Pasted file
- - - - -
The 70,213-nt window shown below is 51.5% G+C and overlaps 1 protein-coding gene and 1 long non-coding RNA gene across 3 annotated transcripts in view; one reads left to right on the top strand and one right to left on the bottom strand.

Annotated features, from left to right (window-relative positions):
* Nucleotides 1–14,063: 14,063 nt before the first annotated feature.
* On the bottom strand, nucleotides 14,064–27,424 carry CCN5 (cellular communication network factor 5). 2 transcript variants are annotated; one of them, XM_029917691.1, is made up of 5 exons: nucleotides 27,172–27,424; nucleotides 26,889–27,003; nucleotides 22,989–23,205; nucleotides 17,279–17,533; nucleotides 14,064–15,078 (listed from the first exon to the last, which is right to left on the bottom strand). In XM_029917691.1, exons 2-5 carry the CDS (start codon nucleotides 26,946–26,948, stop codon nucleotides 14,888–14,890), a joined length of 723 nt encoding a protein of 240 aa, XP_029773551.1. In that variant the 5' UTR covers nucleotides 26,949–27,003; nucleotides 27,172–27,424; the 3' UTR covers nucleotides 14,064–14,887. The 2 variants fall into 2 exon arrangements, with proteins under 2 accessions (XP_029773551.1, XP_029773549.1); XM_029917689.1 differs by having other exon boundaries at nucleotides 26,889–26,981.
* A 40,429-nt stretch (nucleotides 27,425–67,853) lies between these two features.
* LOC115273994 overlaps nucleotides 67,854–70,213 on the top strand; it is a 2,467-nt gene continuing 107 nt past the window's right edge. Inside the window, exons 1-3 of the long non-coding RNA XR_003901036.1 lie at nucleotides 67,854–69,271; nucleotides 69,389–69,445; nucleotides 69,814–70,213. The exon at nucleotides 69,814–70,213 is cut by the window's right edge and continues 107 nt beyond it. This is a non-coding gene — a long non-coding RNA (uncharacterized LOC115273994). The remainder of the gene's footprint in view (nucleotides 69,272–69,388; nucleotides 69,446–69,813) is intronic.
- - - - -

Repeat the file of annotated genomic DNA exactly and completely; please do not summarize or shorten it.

The 70,213-nt window shown below is 51.5% G+C and overlaps 1 protein-coding gene and 1 long non-coding RNA gene across 3 annotated transcripts in view; one reads left to right on the top strand and one right to left on the bottom strand.

Annotated features, from left to right (window-relative positions):
* Nucleotides 1–14,063: 14,063 nt before the first annotated feature.
* On the bottom strand, nucleotides 14,064–27,424 carry CCN5 (cellular communication network factor 5). 2 transcript variants are annotated; one of them, XM_029917691.1, is made up of 5 exons: nucleotides 27,172–27,424; nucleotides 26,889–27,003; nucleotides 22,989–23,205; nucleotides 17,279–17,533; nucleotides 14,064–15,078 (listed from the first exon to the last, which is right to left on the bottom strand). In XM_029917691.1, exons 2-5 carry the CDS (start codon nucleotides 26,946–26,948, stop codon nucleotides 14,888–14,890), a joined length of 723 nt encoding a protein of 240 aa, XP_029773551.1. In that variant the 5' UTR covers nucleotides 26,949–27,003; nucleotides 27,172–27,424; the 3' UTR covers nucleotides 14,064–14,887. The 2 variants fall into 2 exon arrangements, with proteins under 2 accessions (XP_029773551.1, XP_029773549.1); XM_029917689.1 differs by having other exon boundaries at nucleotides 26,889–26,981.
* A 40,429-nt stretch (nucleotides 27,425–67,853) lies between these two features.
* LOC115273994 overlaps nucleotides 67,854–70,213 on the top strand; it is a 2,467-nt gene continuing 107 nt past the window's right edge. Inside the window, exons 1-3 of the long non-coding RNA XR_003901036.1 lie at nucleotides 67,854–69,271; nucleotides 69,389–69,445; nucleotides 69,814–70,213. The exon at nucleotides 69,814–70,213 is cut by the window's right edge and continues 107 nt beyond it. This is a non-coding gene — a long non-coding RNA (uncharacterized LOC115273994). The remainder of the gene's footprint in view (nucleotides 69,272–69,388; nucleotides 69,446–69,813) is intronic.